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The German defense ministry is pictured through a fence in Berlin, Germany, on July 9, 2014. German authorities are investigating a second spy case reportedly involving the U.S., a week after the arrest of a German intelligence employee cast a new shadow over relations between the two countries. / Maurizio Gambarini, AP

BERLIN - Germany is investigating a second case of a German allegedly spying for the United States. The country is already outraged over allegations that the National Security Agency (NSA) carried out mass surveillance of both politicians and voters.

Federal prosecutors told the Associated Press on Wednesday that police raided properties in the Berlin area on "initial suspicion of activity for an intelligence agency." They did not make an arrest or add further detail, but the daily newspaper Sueddeutsche Zeitung reported the suspect is employed at the Defense Ministry.

"We are investigating two cases of suspected espionage," Chancellor Angela Merkel's spokesman, Steffen Seibert, confirmed without adding further details at a news conference in Berlin on Wednesday.

The investigation follows the arrest of a German intelligence employee last week on charges of spying for the United States and other countries. Sueddeutsche Zeitung reported authorities caught onto him after he solicited the Russians via e-mail.

U.S.-German relations are already tense after NSA documents leaked by Edward Snowden last year showed the U.S. spy agency monitored Merkel's cellphone.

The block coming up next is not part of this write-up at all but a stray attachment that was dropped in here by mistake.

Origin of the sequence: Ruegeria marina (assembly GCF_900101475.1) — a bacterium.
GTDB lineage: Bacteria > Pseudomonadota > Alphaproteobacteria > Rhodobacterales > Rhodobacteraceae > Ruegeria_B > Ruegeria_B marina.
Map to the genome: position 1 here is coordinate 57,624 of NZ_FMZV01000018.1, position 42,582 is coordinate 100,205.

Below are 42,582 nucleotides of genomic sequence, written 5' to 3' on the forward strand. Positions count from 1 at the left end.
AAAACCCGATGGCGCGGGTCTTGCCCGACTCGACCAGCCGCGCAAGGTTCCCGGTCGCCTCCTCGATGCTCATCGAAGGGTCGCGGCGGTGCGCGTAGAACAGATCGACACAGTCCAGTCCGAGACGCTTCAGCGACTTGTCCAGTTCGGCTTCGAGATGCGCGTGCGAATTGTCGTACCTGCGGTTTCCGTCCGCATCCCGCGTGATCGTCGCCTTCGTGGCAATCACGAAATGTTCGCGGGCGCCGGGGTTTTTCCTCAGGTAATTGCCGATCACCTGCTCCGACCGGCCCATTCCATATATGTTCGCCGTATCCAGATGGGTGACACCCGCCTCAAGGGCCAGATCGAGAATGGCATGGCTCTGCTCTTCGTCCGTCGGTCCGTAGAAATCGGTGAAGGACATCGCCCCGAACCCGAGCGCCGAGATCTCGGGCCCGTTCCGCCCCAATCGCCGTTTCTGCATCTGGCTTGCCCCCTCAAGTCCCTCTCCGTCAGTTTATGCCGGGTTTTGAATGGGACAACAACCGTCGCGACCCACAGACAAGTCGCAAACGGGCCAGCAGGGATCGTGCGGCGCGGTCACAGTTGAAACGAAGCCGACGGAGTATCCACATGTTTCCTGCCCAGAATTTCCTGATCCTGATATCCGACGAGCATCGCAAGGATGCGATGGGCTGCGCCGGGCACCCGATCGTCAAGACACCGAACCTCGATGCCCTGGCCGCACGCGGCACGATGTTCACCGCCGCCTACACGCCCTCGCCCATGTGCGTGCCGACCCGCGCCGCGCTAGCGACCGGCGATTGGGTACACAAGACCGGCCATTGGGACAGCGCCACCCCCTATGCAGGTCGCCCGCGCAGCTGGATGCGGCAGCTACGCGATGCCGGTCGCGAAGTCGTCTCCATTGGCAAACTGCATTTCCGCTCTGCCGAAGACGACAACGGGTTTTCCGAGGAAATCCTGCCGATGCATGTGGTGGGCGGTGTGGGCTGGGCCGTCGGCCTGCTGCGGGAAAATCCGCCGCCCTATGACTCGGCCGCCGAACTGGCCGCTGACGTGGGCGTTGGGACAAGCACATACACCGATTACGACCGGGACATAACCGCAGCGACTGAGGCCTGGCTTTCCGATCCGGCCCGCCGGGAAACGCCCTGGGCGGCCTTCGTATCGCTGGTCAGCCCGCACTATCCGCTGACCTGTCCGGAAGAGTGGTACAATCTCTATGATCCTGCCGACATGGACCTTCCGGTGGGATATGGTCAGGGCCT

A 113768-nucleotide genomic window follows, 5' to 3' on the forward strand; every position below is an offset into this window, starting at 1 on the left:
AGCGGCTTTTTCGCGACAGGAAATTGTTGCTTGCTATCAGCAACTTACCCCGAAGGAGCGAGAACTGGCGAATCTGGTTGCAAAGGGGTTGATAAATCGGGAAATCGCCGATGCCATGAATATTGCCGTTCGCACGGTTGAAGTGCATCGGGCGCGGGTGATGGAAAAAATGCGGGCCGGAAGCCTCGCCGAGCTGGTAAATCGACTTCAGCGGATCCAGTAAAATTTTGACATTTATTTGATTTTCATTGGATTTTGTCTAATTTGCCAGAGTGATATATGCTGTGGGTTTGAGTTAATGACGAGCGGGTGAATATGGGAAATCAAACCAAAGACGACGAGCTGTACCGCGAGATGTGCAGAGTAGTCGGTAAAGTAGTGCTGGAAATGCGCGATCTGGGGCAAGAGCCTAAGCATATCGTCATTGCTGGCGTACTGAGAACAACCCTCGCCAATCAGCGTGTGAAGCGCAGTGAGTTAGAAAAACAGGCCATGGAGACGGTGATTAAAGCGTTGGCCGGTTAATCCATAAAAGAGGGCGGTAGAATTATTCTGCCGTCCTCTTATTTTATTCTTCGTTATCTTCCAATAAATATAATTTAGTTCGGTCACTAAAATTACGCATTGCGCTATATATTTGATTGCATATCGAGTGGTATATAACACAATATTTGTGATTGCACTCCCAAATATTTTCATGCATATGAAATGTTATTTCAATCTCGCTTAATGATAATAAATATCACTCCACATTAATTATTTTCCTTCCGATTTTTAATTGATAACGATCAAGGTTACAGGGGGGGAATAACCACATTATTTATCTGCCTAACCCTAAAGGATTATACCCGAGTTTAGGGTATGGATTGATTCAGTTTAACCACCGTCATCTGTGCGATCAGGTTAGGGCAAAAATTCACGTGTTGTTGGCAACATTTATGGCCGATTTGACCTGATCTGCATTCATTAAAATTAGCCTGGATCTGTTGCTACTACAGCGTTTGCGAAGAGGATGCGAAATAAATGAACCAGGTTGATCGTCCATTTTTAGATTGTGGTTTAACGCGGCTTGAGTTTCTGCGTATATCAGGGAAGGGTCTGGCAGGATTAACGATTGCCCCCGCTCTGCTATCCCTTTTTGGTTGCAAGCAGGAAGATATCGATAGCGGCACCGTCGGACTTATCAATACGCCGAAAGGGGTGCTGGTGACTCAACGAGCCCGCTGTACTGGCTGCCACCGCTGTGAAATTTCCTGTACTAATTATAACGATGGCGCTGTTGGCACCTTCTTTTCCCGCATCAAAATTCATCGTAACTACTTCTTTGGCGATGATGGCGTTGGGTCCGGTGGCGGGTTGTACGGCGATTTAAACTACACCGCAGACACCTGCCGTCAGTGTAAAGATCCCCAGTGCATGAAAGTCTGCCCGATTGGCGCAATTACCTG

Snowden, who is in Russia, reapplied for asylum there Wednesday as it expires at the end of the month, his lawyer told Russia Today.

Merkel, who has not often spoken about the NSA case, rebuked the United States after the first spying case came to light.

"If the allegations are true, it would clearly contradict what I consider to be trusting cooperation between agencies and partners," Merkel said.

The NSA spying allegations - which included the mass monitoring of ordinary Europeans' communication - have caused distrust of the United States in Germany, where data protection laws are among the strictest in the world in response to the legacy of state control by the Nazis and later the Stasi, the East German secret police.

"It's deeply shocking - the revelations keep coming," said Jan Philipp Albrecht, a lawmaker from Germany in the European Parliament. "It gives the impression that the (United States) sees you as their worst enemy. It has caused a deep loss of trust.

"People can't understand this mass surveillance - or that they are seen as potential terrorists and a threat to security," he said. "And that this is coming (from an ally), not where it usually does: a repressive state."

Some say that although they may not like it, the spying is to be expected.

"They should not be spying on anyone without any reason ? but you know you are being spied on just from being on the Internet," said Marc Michael, 33, in Berlin. "But I think that the (United States) is like every other government who has their own (spy) organization: They should prove that they spy on people who they have an issue with, not just normal, regular people."



Copyright 2014USAToday

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